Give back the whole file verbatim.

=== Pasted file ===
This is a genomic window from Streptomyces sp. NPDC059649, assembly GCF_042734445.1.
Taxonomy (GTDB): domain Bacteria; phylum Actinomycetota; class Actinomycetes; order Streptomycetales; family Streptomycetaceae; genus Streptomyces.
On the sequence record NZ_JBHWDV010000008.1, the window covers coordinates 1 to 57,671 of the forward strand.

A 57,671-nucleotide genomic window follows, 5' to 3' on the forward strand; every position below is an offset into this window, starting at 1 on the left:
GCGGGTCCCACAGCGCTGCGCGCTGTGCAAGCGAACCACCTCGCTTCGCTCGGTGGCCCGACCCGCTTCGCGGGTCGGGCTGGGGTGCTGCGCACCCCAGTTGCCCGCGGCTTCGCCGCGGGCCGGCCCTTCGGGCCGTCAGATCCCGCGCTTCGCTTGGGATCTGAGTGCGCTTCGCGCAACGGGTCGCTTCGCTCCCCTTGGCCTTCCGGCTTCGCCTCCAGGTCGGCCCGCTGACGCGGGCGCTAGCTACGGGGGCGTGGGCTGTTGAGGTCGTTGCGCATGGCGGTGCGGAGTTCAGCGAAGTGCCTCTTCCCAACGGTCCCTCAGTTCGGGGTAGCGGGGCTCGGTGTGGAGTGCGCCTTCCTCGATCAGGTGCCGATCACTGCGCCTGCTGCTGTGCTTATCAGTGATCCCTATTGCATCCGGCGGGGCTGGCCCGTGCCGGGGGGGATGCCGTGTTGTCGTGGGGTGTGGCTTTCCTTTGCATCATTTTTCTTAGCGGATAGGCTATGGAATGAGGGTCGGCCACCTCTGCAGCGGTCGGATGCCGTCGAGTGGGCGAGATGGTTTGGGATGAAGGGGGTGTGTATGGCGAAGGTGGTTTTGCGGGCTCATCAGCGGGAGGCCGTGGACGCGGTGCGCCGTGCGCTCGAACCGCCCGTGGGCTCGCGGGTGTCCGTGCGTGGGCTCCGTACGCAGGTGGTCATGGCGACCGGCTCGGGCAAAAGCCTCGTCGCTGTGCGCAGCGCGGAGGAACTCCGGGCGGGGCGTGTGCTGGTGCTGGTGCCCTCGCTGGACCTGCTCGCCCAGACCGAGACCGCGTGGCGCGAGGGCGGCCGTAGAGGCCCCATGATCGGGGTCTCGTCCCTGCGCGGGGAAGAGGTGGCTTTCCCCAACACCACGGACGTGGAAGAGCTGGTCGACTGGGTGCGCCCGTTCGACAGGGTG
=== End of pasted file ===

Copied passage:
This is a genomic window from Streptomyces sp. NPDC059649, assembly GCF_042734445.1.
Taxonomy (GTDB): domain Bacteria; phylum Actinomycetota; class Actinomycetes; order Streptomycetales; family Streptomycetaceae; genus Streptomyces.
On the sequence record NZ_JBHWDV010000008.1, the window covers coordinates 1 to 57,671 of the forward strand.

A 57,671-nucleotide genomic window follows, 5' to 3' on the forward strand; every position below is an offset into this window, starting at 1 on the left:
GCGGGTCCCACAGCGCTGCGCGCTGTGCAAGCGAACCACCTCGCTTCGCTCGGTGGCCCGACCCGCTTCGCGGGTCGGGCTGGGGTGCTGCGCACCCCAGTTGCCCGCGGCTTCGCCGCGGGCCGGCCCTTCGGGCCGTCAGATCCCGCGCTTCGCTTGGGATCTGAGTGCGCTTCGCGCAACGGGTCGCTTCGCTCCCCTTGGCCTTCCGGCTTCGCCTCCAGGTCGGCCCGCTGACGCGGGCGCTAGCTACGGGGGCGTGGGCTGTTGAGGTCGTTGCGCATGGCGGTGCGGAGTTCAGCGAAGTGCCTCTTCCCAACGGTCCCTCAGTTCGGGGTAGCGGGGCTCGGTGTGGAGTGCGCCTTCCTCGATCAGGTGCCGATCACTGCGCCTGCTGCTGTGCTTATCAGTGATCCCTATTGCATCCGGCGGGGCTGGCCCGTGCCGGGGGGGATGCCGTGTTGTCGTGGGGTGTGGCTTTCCTTTGCATCATTTTTCTTAGCGGATAGGCTATGGAATGAGGGTCGGCCACCTCTGCAGCGGTCGGATGCCGTCGAGTGGGCGAGATGGTTTGGGATGAAGGGGGTGTGTATGGCGAAGGTGGTTTTGCGGGCTCATCAGCGGGAGGCCGTGGACGCGGTGCGCCGTGCGCTCGAACCGCCCGTGGGCTCGCGGGTGTCCGTGCGTGGGCTCCGTACGCAGGTGGTCATGGCGACCGGCTCGGGCAAAAGCCTCGTCGCTGTGCGCAGCGCGGAGGAACTCCGGGCGGGGCGTGTGCTGGTGCTGGTGCCCTCGCTGGACCTGCTCGCCCAGACCGAGACCGCGTGGCGCGAGGGCGGCCGTAGAGGCCCCATGATCGGGGTCTCGTCCCTGCGCGGGGAAGAGGTGGCTTTCCCCAACACCACGGACGTGGAAGAGCTGGTCGACTGGGTGCGCCCGTTCGACAGGGTG